By Marcelle Dibrell
Last month, the National Plasterer’s Council publicly issued an invitation to onBalance to settle a long, unsettled debate on the causes of a particular type of plaster defect.
The problem is a kind of light spotted discoloration that appears on newly plastered pools.
The NPC has spent over 10 years trying to get to the bottom of its cause, conducting extensive research at Cal Poly San Louis Obispo, and has concluded that the spotting is the result of poor water chemistry.
They explain that cement is composed of five different calcium compounds that are interspersed irregularly throughout the mix, and the weakest of these compounds is calcium hydroxide.
When water falls into the negative of the Langlier saturation index, it leaches the calcium hydroxide out of the surface, causing whites spots to occur.
In other words, the white spots occur due to a aggressive water conditions.
If this is the case, and a service technician has been monitoring the pool’s water chemistry, then surely he is to blame.
The research team onBalance takes exception with this conclusion.
If the spotting were uniform such a hypothesis would make sense, they argue, but since the spotting occurs irregularly, it seems more likely that the cause lies in the plaster mix itself.
OnBalance has also conducted extensive research, drilling plaster core samples and sending them to numerous laboratories across the country. They have concluded that the white spots occurs due to a combination of the misuse of a hardening agent, calcium chloride, with hard troweling techniques.
And if that’s the case, only the plasterer can be blamed.
It’s an expensive problem, with two totally different theoretical causes, each of which places blame squarely on two different shoulders.
Over the years, the two groups have argued the issue via Internet posts and newspaper articles, and the topic has become quite contentious. Fingers have been pointed, insults hurled, and time has healed no wounds. If anything, the enmity has increased.
So it came as a shock to the pool and spa industry when the National Plasterers Council
issued a formal and detailed invitation to onBalance to join them in science.
OnBalance is invited to experiment together with the Plasterers on plaster surfaces, subjecting them to conditions designed to avoid and create the spotting.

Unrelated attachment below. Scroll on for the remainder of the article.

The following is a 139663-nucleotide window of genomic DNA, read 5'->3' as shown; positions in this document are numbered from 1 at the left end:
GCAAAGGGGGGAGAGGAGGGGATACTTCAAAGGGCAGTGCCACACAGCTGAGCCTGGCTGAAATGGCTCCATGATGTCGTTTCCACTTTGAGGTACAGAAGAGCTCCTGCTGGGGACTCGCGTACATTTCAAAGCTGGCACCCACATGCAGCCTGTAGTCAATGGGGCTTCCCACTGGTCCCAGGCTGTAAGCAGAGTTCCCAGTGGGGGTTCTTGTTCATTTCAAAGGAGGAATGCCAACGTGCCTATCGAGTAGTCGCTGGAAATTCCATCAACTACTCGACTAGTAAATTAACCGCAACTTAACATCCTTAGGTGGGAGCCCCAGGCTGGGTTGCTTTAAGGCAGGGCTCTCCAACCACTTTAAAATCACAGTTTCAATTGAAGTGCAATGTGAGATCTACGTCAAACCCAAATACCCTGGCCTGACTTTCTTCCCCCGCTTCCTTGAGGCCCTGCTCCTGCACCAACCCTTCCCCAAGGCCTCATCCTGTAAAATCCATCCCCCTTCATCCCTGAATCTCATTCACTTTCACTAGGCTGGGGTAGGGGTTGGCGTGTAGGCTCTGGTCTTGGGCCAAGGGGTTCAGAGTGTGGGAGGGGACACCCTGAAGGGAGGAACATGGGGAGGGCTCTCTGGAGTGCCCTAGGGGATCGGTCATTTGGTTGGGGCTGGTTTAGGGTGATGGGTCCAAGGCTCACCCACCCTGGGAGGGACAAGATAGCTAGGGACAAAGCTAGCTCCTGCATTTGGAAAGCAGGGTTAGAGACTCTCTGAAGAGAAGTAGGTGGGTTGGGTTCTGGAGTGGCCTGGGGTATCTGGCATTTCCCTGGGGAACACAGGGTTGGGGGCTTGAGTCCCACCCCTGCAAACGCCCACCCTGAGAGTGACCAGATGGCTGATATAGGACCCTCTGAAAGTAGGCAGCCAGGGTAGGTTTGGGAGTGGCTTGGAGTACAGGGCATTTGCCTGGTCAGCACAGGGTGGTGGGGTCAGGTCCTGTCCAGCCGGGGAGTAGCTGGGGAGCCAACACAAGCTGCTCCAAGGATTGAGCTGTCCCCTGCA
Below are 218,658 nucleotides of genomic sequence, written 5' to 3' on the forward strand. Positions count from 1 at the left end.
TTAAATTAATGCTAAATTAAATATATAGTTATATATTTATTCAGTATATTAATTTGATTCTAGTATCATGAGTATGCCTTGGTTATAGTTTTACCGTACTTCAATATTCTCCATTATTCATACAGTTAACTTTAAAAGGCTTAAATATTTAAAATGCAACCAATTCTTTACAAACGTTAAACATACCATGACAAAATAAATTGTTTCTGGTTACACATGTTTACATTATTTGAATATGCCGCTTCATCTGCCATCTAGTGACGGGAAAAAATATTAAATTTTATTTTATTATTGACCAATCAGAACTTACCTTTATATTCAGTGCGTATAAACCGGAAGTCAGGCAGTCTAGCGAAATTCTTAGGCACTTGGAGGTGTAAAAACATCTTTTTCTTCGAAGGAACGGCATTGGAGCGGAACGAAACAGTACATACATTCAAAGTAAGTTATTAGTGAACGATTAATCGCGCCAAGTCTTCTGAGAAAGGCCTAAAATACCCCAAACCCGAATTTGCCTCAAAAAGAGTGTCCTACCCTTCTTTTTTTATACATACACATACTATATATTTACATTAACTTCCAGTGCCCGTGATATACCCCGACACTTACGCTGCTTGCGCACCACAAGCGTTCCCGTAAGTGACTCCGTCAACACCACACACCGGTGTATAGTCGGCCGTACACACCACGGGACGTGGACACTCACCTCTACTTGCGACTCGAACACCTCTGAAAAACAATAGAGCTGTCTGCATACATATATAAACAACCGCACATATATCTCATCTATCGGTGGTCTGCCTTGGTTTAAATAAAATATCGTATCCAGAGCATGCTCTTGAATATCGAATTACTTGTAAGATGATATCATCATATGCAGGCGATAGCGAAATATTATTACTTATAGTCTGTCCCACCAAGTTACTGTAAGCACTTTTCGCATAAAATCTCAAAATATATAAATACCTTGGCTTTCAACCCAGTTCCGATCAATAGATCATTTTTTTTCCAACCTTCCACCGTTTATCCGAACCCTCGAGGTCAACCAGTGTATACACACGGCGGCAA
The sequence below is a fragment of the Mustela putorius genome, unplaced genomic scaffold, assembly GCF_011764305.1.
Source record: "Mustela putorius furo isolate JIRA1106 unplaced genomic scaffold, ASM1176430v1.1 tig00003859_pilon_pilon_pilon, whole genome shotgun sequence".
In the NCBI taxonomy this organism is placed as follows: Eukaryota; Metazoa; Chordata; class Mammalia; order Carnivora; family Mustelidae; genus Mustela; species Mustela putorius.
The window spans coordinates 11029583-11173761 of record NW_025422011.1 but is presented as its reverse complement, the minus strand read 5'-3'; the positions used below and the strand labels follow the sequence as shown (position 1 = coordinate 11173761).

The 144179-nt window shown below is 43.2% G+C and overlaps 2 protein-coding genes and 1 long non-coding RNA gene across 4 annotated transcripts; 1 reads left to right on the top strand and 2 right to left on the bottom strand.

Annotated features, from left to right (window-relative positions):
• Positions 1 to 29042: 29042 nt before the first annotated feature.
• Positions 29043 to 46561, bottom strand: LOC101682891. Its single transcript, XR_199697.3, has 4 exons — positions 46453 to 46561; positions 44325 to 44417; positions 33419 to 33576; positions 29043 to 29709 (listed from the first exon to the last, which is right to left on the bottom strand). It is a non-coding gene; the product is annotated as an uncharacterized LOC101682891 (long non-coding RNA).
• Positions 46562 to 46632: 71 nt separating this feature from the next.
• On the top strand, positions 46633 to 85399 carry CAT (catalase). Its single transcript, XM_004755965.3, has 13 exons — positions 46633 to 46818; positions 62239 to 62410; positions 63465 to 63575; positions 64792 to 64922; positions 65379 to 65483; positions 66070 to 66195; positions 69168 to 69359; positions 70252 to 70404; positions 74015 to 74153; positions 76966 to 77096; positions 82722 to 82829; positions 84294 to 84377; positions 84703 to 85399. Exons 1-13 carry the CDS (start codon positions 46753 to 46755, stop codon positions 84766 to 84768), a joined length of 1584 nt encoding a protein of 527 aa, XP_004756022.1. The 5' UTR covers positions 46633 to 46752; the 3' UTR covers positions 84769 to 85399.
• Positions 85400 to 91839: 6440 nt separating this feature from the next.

With bated breath, the pool and spa industry has waited to see what onBalance would do, hoping that they would accept so that we can all move forward. In this issue of Service Industry News, we present their response.
We would like to congratulate Service Industry News for getting the ball rolling toward a resolution to the current impasse between the NPC and onBalance.
There is a stark divide between the two organizations’ positions, and resolving that divide would be a great accomplishment.
Service Industry News initially proposed a logical, reasonable starting point – to seek common ground by agreeing to a mutual defining of terms through the intermediary of the publication.
That type of exercise is important in order to make sure that we have a mutual understanding before we try to advance.
However, the NPC invitation now attempts to leapfrog that proposal by jumping to what would be a much later step in the process: further research.
The biggest preliminary step that will benefit the entire industry is the actual meeting of the minds that we propose.
Any future testing must absolutely be grounded in what we already know, and what we don’t. So here is our Invitation to the NPC, which is more direct, and will resolve the issues.
The first step is a written exchange of responses to the technical information already out there.
Specifically, we are challenging the NPC to address, in writing, why Dr. Clark of the RJ Lee Group and CTL, Dr. Beyene and Dr. Silsbee of the RJ Lee Group, Niels Thaulow (a leading expert on aggressive attack on concretes), Laura Powers of CTL and Wiss Janney Elstner, and Ron Sturm of River Bend Petrographics were wrong when they said that spotting is the result of poor workmanship and not the result of aggressive water chemistry.